Mayank Shekhar: In praise of the Korean soju!
Coca Cola has entered booze biz with Japanese shochu. It'll work
Coca-Cola launched its first alcoholic drink, a lemon flavoured alcopop, in Japan on Monday in a bid to tap new markets and consumers. Pic/AFP
Whatever little I know, or actually been fascinated by, about South Korea, is thanks to the American Euny Hong's incredible book, heavily recommended for anyone who follows pop-culture, called The Birth Of Korean Cool.
Hong beautifully lays out how, unlike any nation in the world, the Korean government, in the late '90s, personally motorised, funded its soft-power, forming, nurturing K-Pop bands (very similar to American pop), Korean cinema (crazier than Tarantino), and consumer-based technology (Samsung, etc), to improve its image/standing in the world - post the East Asian economic crisis.
In the process, Hong provides a unique inroad to a society full of its own quirksthat appears almost impossible for an outsider to penetrate. Or so I realised, being in Seoul, although only for about 36 hours, but pulling off an all-nighter across its various districts - a lot like Bill Murray in the frighteningly hectic Tokyo in Lost In Translation (2003). Or, well, nothing like that at all, actually.
Given my evening chiefly comprised: A fancy cat-café serving lemonades, and food that customers are supposed to feed random, fat kittens chilling all over. A massive pub, with a thousand board games -where you paid for the table, by the hour. The karaoke bar that doesn't serve alcohol, and so you book private rooms in large groups, forced to sing - stone-cold sober.
Or the huge multi-decked night-club, buzzing around 6 am (Tuesday morning), as we surveyed a fully Korean crowd rolling our bewildered, big eyes, while not once did anyone even glance at us for a second, looking at how different we were from the rest - barring a couple of guys, gently making PC, before peddling their cocaine.
In all that blue blistering barnacles, thundering typhoon madness, absolutely the only thing that made sense to me were lines of green bottles being knocked back, one table after another, at a bar the size of an indoor stadium that served only that transparent drink, to be shared in 'cutting chai' shot glasses. That was soju. What's soju? Mainly consumed by Koreans, it is the frickin' highest selling booze in the world!
What does it taste like? Honestly, I don't drink for taste, in the sense that I can hardly gargle 'full-bodied' nectar in my throat, upturned from a cylindrical bowl, whiffing the aroma, closing my eyes in deep meditation to judge with supreme authority if the rotten grape-juice is 'fruit forward', 'savoury', 'smoky', has 'sweet tannin' or a 'tart finish'.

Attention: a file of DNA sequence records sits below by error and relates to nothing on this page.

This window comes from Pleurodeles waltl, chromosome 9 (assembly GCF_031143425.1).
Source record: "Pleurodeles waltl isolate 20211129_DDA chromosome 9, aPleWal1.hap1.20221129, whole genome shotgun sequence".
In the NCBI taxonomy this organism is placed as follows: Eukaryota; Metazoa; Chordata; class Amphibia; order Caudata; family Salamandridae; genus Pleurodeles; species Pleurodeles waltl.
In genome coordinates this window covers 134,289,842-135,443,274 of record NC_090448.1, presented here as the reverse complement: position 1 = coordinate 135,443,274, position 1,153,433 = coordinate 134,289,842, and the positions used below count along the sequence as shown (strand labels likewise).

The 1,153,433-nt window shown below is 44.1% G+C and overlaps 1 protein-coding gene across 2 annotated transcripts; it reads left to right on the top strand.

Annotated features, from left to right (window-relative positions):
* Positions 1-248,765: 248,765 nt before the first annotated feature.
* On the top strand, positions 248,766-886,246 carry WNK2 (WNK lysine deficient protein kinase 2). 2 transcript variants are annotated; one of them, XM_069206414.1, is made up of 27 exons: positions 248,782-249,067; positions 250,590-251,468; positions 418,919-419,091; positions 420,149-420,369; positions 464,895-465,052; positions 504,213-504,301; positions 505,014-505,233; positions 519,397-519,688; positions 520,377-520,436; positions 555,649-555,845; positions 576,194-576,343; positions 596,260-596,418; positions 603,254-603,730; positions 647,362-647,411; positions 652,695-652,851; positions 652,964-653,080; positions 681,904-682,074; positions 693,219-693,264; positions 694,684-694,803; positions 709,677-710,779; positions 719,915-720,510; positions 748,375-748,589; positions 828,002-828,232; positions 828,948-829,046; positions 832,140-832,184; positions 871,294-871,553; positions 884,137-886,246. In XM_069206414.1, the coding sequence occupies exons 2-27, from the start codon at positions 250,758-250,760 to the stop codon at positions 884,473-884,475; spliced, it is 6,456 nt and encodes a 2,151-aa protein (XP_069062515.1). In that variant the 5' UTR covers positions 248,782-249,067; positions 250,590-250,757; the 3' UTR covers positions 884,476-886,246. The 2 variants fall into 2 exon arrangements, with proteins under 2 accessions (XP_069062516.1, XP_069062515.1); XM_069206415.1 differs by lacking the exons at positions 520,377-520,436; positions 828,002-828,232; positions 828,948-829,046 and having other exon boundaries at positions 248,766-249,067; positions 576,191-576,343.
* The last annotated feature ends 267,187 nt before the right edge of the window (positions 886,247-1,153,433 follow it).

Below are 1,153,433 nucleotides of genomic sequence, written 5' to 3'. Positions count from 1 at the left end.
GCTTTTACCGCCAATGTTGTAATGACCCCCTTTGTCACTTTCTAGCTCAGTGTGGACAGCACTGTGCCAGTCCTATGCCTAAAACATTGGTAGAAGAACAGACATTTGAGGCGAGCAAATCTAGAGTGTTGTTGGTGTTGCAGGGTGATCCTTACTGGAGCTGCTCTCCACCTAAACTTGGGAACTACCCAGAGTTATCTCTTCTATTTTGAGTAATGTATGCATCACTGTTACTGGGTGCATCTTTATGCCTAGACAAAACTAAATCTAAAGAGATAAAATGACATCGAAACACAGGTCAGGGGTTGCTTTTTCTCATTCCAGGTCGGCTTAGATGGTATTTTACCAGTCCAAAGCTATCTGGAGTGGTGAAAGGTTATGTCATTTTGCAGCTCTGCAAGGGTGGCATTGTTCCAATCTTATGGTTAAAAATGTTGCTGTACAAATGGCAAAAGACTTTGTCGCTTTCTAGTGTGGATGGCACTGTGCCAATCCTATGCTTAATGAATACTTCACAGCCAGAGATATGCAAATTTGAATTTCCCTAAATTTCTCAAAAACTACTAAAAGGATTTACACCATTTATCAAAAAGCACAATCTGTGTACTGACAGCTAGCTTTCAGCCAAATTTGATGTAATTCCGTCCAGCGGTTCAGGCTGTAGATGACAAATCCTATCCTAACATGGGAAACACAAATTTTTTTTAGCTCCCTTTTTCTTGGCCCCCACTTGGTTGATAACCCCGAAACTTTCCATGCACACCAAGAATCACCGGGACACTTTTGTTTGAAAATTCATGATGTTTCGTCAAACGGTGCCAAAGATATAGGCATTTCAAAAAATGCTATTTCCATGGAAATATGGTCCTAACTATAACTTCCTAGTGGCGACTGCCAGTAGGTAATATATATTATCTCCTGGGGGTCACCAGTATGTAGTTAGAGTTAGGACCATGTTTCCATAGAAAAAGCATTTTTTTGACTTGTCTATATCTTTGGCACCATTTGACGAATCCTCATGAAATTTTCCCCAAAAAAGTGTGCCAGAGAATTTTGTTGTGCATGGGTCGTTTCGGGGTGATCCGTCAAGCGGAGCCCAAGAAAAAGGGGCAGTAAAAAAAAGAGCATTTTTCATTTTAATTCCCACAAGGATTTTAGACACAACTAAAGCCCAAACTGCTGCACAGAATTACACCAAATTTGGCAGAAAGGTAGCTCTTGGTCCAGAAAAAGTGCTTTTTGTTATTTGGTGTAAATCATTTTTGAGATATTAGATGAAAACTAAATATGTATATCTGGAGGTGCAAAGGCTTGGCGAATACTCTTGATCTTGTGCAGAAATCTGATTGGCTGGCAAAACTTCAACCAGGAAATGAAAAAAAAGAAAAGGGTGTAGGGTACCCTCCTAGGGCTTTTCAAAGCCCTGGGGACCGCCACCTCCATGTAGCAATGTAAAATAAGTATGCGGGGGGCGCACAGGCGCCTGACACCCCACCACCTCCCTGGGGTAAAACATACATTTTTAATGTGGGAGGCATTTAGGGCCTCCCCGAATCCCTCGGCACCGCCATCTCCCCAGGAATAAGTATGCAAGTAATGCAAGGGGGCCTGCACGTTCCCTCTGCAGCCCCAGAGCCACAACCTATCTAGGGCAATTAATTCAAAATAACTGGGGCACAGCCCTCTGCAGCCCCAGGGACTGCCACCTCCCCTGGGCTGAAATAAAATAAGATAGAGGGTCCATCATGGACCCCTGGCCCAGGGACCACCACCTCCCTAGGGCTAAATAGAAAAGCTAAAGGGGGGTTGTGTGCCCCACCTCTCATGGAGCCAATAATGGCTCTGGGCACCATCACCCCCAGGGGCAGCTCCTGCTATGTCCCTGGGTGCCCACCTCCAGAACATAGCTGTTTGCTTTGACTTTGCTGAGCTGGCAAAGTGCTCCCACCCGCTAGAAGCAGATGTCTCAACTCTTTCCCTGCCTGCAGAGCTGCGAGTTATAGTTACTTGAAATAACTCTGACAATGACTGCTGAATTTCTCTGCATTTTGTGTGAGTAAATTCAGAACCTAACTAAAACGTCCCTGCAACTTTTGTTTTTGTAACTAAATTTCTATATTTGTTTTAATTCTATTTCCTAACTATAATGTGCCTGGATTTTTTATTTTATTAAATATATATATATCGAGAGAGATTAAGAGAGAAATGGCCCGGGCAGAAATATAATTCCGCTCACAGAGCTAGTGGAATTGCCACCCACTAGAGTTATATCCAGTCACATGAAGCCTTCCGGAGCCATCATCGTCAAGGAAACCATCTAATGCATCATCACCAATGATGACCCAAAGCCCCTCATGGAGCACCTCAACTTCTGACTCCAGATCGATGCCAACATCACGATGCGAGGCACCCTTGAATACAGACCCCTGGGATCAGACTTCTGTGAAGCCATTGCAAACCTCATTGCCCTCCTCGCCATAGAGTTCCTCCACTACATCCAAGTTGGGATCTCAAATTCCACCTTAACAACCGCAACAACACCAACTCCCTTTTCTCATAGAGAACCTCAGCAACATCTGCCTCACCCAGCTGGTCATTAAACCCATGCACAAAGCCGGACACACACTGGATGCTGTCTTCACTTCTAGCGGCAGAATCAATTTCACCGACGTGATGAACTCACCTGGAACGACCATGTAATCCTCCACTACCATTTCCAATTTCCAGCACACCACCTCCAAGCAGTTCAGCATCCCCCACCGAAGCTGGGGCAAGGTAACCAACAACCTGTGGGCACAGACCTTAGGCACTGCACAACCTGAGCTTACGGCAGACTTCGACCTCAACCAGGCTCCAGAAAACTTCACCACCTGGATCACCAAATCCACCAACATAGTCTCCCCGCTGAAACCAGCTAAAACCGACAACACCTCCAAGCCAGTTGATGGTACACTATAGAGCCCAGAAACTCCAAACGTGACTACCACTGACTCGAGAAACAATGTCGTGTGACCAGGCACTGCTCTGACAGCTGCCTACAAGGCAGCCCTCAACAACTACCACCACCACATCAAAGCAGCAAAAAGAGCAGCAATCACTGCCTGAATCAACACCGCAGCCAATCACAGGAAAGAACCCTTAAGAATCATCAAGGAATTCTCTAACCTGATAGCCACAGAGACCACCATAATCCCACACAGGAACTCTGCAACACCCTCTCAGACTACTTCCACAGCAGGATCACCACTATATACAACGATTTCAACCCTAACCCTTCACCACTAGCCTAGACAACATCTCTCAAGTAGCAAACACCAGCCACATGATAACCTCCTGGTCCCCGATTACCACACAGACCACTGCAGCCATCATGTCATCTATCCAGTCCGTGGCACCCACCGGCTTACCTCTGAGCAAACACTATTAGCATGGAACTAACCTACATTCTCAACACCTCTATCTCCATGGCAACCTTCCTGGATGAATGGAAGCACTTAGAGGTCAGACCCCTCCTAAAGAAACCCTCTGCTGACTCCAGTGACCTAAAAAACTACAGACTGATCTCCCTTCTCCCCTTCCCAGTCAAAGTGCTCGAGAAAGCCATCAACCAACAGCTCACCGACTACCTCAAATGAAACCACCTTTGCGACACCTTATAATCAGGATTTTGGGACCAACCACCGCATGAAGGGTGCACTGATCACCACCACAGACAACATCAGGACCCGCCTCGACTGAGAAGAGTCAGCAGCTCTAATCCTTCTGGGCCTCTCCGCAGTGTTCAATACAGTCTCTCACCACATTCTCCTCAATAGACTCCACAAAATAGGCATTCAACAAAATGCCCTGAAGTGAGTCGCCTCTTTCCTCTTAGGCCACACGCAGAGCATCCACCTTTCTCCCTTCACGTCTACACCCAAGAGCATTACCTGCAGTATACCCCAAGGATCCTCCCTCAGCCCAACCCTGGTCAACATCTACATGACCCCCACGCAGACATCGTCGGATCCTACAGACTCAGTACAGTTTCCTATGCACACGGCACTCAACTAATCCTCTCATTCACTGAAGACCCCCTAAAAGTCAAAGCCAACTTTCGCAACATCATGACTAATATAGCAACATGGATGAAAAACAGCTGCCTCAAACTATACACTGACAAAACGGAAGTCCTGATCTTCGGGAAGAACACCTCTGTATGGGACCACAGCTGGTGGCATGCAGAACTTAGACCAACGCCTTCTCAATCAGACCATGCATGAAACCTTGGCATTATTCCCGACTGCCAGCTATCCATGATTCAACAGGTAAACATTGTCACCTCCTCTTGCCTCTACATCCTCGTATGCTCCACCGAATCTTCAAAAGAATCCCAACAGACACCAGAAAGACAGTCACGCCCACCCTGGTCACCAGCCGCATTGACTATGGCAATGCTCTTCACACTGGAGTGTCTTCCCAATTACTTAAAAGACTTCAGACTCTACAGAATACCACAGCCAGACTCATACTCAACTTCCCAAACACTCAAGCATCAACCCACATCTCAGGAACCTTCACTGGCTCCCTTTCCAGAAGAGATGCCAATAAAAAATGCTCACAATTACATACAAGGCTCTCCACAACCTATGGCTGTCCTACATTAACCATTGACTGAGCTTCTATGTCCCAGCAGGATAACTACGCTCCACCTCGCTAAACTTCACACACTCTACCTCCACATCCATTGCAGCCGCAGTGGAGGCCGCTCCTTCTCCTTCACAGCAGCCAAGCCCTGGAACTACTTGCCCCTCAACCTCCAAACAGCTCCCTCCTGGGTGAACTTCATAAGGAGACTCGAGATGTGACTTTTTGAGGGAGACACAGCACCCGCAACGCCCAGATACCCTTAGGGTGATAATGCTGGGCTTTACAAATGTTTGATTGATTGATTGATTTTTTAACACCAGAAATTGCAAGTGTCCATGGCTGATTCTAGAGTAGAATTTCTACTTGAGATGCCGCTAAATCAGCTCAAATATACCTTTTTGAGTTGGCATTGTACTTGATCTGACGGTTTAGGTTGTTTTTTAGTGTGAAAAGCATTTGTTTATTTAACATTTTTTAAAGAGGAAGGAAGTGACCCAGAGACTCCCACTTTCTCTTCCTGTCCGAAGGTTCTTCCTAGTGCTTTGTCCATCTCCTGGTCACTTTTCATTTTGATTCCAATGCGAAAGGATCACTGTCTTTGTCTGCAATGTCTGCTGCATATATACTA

Suffice it to say, soju is essentially vodka (same taste), with less than half the alcohol content. Which is how people should ideally drink vodka - in small 30 ml measures, rather than large 60 ml (the option being available in Indian bars), so you can carry on for much, much longer, and forget things that you can't fix in life. And yet wake up in fine position the next day, ready to change stuff that you can!
For some reason I have felt more clear-headed after a night of soju that bingeing on beers (my staple poison). Sure, I don't want to over-sell, but that does say a lot. Because of its low alcohol strength, there are bars in the US that easily hoodwink their legal permits to serve only beer and wine, with selling popular vodka-based cocktails (Cosmopolitan, Bloody Mary etc), mixing soju in it instead.
And yet, why is it that the world hasn't quite woken up to soju yet? Because, I suspect, the alcohol industry is essentially an oligopoly, with just a few western players owning practically all the top brands, with deep global distribution networks - making the game all about whisky, brandy, gin, beers, rum and vodka.
Soju also looks similar to the delicious Turkish raki, which in turn, tastes similar to the fine French pastis, except, unlike soju, those drinks turn milky when mixed with water, and feel like the Italian sambuca on the palette. Without doubt though, taste-wise, and even in terms of alcohol levels, soju's 'chhota bhai' (only because it got introduced to the US markets later) is the Japanese shochu.
In its 132 year old history, Coca Cola has just, for the first time, entered the booze market, for now in Japan, with Chu-Hi, a canned drink made up of shochu, sparkling water, and mild flavours. Why would Coca Cola do that? Because, quite frankly, people are going to eventually stop drinking its sodas with bagfuls of sugar. Refined sugar is the new global villain, in line with cigarettes, or perhaps in public perception even worse, since sugar addiction is often compared to cocaine.
Sensing that route towards fitness, a replacement for hard liquor with a drink that naturally tastes the same, but is half as potent is also likely to be loved more. I can't seem to find soju anywhere in Mumbai. The stock in my fridge is fast depleting. Coca Cola (or Jinro, Chum Churum, Saan or Andong, if you're listening), can you please help?
Mayank Shekhar attempts to make sense of mass culture. He tweets @mayankw14 Send your feedback to email@example.com
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